HOSCHTON — The Hoschton City Council held a called meeting Tuesday to discuss ways to deal with the projected $77,000 in debt the city has incurred.
Councilman Tom Walden said most of the debt, which is in unpaid bills, is due to costs associated with ongoing litigation concerning the city’s wastewater treatment plant.
Some of the debt also comes from the general fund, where Walden said the city is not collecting enough revenue to offset its expenses. Right now, he said Hoschton is bringing in between $6,000 and $8,000 less per month than what it is spending.
Within the next month or so, Walden said the unpaid bills must be paid, but he does not know how much of the $77,000 will be covered within that time period by incoming revenue.
Councilman Richard Green said he thought a substantial portion of the debt would be covered, however.
Walden, chairman of the fiscal resources committee, said he called Tuesday’s meeting to discuss enacting measures that will help prevent future deviation between city revenues and expenses.
"We’ve kind of let it get out of hand as far as what we’ve done and how we’ve gotten here," he said. "Now it’s time to bite the bullet and figure out what we’re going to do as far as getting it back."
One major discussion point concerned the city’s wastewater treatment plant.
Hoschton has two loans, totaling about $6.1 million, with the Georgia Environmental Facilities Authority, and both concern its wastewater treatment plant. The city has also requested an additional $300,000 to repair the plant’s phase separator. If this is approved, the city will have $6.4 million in GEFA loans.
Walden is proposing the city repay these loans by issuing general obligation bonds. He plans to ask council at its Sept. 14 meeting to approve holding a referendum on the issue during the Nov. 3 city election.
Since the city does not have bond issuing authority, it must get a letter of credit from a local bank or hold a referendum to issue the bonds.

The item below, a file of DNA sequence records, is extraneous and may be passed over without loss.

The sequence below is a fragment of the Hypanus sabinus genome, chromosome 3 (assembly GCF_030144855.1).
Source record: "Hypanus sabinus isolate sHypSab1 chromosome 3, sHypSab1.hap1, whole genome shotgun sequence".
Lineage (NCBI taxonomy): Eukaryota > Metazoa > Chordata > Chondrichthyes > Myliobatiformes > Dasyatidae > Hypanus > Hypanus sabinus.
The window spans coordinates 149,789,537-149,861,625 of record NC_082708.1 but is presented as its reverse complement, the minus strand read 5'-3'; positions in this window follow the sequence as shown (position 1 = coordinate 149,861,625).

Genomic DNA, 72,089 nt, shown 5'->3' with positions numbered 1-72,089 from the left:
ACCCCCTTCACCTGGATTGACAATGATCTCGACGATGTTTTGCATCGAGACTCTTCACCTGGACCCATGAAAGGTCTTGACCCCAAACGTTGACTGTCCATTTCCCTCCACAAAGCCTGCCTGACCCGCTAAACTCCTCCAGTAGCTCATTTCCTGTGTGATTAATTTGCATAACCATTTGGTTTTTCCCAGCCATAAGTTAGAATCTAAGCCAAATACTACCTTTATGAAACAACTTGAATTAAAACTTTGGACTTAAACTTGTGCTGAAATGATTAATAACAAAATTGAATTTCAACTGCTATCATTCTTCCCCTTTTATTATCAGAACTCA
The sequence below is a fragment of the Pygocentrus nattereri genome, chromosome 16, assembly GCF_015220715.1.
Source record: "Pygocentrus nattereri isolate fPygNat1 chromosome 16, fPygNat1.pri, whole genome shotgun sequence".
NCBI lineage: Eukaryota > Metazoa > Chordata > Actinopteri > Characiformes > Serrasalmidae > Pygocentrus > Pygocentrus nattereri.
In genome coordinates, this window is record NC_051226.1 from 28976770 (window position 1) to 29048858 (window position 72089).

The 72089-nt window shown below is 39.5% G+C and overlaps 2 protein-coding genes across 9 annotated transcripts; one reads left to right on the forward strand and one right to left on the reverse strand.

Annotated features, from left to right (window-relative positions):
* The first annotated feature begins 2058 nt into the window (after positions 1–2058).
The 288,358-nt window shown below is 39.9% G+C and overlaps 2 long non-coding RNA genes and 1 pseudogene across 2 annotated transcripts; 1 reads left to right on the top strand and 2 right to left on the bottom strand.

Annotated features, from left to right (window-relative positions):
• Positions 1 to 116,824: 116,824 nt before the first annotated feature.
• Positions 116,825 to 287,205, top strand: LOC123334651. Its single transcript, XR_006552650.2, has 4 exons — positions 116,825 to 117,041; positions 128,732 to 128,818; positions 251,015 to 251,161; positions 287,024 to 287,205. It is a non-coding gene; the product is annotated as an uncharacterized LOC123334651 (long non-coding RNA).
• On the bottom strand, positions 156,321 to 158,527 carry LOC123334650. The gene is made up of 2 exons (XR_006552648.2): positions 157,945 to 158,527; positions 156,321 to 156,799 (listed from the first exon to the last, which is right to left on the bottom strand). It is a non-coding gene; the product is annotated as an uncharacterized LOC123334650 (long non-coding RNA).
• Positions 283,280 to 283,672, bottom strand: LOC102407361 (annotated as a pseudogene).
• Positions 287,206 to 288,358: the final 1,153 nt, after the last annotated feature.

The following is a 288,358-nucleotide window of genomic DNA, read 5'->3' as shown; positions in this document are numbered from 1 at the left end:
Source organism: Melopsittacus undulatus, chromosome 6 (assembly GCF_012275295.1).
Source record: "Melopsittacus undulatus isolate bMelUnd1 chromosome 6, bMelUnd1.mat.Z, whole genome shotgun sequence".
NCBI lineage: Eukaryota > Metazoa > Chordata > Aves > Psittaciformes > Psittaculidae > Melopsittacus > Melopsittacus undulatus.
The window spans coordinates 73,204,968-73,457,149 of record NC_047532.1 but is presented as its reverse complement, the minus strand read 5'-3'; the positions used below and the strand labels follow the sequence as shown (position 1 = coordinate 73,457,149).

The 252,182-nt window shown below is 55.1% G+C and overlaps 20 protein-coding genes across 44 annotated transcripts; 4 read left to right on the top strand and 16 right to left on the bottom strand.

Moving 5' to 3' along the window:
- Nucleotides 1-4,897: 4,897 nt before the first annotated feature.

If approved, Hoschton will request a bonding amount of between $6.5 and $7 million to cover the debt, attorneys fees and interest, Walden said.
If it doesn’t receive the bonds, Walden said the city would then have to enact either a property tax or water and sewer rate increase.
Hoschton resident Erma Denney suggested that the city should turn over its wastewater treatment plant to Jackson County. If this were done, she said the county would also repay the debt.
Green, chairman of the water, waste and environmental services committee, said the council had previously looked at the option and would revisit it again.
Councilman Jim Jester suggested another option that would include the city allowing other entities to lease or purchase a portion of the plant’s capacity.
When it is completed, he said, the plant will be able to pump 500,000 gallons per day compared to the 50,000 gallons per day it now pumps. This, he said, leaves a substantial amount of capacity that Hoschton could lease.
Also, the city may enact some personnel cuts to help reduce costs.
Following an executive session, Green announced the council would be discussing possible personnel cutbacks with employees and the issue will then be discussed at the council’s Sept. 10 work session.
The council met in a second executive session to discuss litigation, but reached no conclusions.
Other cost-cutting methods discussed at the meeting included selling the vacant city-owned property adjacent to city hall, which Jester estimated was worth between $75,000 and $100,000; moving the police department back to city hall; reducing the amount of water the city purchases from Jackson County and relying more on city well water to meet residents’ needs; readjusting the rates for renting the Hoschton Depot; and selling city surplus inventory and vehicles.
The council plans to discuss the 2010 proposed budget at its Sept. 10 work session and Sept. 14 meeting. Both meetings will be at 7 p.m. at City Hall.